Mauro Rosales — 7
Rosales was the offensive spark that provided service for Seattle the entire second half. It would have been nice to see that the whole game from Rosales, but he played much better in the second half than most of the Sounders attackers played all game. He made runs forward, found the ball at his feet and made things happen. His service on set pieces was also good for much of the game.
Osvaldo Alonso — 8
Alonso had to hold a fairly deep position for much of the game, dictated by the Timbers’ propensity to counterattack quickly and play a direct style. He tackled well and broke up plays all game long, though. When he did creep forward, Alonso was also dangerous in the attack, cracking two of Seattle’s most dangerous shots of the game.
Brad Evans — 6.5
From the beginning, it was clear that Evans was uncomfortable with his new assignment on the right side of midfield. He was often out of position, drifting centrally, toward his usual position. However, he was still Seattle’s most effective midfield threat in the first half, while he was on the field. Evans clipped a great ball over the top to Eddie Johnson in the 10th minute, and he controlled Seattle’s game with the ball at his feet.
Eddie Johnson — 7.5
Johnson’s first touch and aerial play was good early, and he held the ball up well while receiving very little support from any of the other attacking players. He seemed to get frustrated toward the end of the first half with not finding the ball, so he took up a position under Fredy Montero. However, that’s not where Johnson is most effective for the Sounders, especially because Montero is not good as a target man. After he scored in the 58th minute — on a great cutback, curling the ball into the top corner with his left foot — Johnson had more confidence to post up higher again. All game, he was energetic, and he clearly came to play on Sunday.
Fredy Montero — 5
Montero’s emotions got the better of him for much of the game. He started mixing it up with Futty Danso in the third minute on a corner kick. In the second half, Montero looked like a frustrated man. He fouled Darlington Nagbe from behind in the 52nd minute and constantly voiced his displeasure with referee Ricardo Salazar. His red card was the culminating effect, coming after he shoved over one too many players one too many times.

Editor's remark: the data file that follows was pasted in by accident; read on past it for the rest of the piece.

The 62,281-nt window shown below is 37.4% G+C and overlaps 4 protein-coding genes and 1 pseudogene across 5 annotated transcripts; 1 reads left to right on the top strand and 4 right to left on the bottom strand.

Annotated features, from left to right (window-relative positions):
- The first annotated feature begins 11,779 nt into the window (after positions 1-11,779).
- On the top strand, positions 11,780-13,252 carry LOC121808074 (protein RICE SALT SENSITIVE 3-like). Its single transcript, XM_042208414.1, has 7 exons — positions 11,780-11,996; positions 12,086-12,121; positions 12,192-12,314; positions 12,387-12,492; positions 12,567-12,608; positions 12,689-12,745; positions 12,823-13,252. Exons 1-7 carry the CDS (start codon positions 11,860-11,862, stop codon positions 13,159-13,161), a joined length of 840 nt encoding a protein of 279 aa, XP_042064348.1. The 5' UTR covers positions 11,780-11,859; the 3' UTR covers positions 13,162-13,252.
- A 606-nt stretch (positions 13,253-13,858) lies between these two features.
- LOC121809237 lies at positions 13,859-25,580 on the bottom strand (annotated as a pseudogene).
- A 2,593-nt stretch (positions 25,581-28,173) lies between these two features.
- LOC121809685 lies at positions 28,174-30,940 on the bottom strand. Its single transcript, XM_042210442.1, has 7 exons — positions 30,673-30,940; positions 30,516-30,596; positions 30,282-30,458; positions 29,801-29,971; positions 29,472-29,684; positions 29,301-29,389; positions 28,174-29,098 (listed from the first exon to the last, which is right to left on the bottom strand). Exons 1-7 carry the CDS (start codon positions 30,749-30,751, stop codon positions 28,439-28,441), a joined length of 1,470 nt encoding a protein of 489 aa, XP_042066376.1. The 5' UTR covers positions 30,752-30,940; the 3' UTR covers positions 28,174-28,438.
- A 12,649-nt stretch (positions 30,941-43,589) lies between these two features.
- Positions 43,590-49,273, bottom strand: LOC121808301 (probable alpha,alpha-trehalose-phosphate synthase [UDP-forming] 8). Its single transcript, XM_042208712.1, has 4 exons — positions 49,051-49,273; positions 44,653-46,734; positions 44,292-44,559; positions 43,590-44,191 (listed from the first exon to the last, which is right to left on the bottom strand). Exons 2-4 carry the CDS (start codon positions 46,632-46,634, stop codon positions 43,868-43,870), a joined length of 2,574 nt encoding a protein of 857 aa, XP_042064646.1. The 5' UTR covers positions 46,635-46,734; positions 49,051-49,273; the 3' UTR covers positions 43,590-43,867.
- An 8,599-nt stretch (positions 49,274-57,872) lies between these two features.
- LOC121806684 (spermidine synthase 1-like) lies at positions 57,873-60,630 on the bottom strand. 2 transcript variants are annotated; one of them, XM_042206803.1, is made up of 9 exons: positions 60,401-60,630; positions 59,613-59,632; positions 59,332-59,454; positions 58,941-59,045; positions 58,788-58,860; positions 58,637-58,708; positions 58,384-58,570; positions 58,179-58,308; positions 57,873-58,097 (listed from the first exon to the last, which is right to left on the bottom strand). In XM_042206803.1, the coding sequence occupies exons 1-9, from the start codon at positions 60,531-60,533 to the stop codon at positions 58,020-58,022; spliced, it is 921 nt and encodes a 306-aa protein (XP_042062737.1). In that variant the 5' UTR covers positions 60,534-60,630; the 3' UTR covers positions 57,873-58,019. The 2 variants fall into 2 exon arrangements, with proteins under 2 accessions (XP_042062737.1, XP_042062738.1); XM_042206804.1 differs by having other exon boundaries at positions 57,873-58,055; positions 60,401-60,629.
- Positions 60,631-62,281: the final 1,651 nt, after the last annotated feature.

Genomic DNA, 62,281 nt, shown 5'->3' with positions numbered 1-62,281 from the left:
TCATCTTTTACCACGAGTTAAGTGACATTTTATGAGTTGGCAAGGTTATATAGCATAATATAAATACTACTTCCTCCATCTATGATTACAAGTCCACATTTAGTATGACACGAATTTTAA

Patrick Ianni (on in 42nd minute) — 5
Until the last half hour, when it looked like Seattle might be able to get something out of the game, Ianni’s emotions were running wild. The first thing he did when he got into the game was getting into a shoving match with Boyd, Alhassan and Jack Jewsbury in the penalty box on a free kick. He was involved again in the 53rd minute as Alhassan was carried off the field for a second time. Ianni’s lack of self-control was detrimental to his team, especially as a veteran leader.
Andy Rose (on at halftime) — 6
Rose was nonexistent in this game for most of the time he was on. Other than sprinting from penalty area to penalty area to make the final stop on Franck Songo’o on a counterattack in the 61st minute, the young player shied away from much of the play. It was a pattern in this game, an important derby match — many of the younger, less experienced players, such as Seattle’s Rose and Caskey and Portland’s Nagbe and Danny Mwanga, just weren’t in the game. Alhassan was a notable exception.
Cordell Cato (on in 75th minute) — N/A
Cato held the ball up well in his short time on the field, but he didn’t really get enough of a chance to earn a rating. It would be unfair to give him one with his limited minutes and action in those minutes.
Der Topspieler — Osvaldo Alonso
Alonso was the only Sounders player to have a good game from start to finish. He didn’t disappear for spells like Johnson did — although, to be fair to him, Johnson didn’t have much support for most of the game — and made a positive impact on both offense and defense. Alonso is evolving into a player that can do more than just put in a hard tackle. He’s making a concerted effort to dictate the play better with his passing. He’s starting to look — although not literally — a bit like Real Salt Lake’s Kyle Beckerman.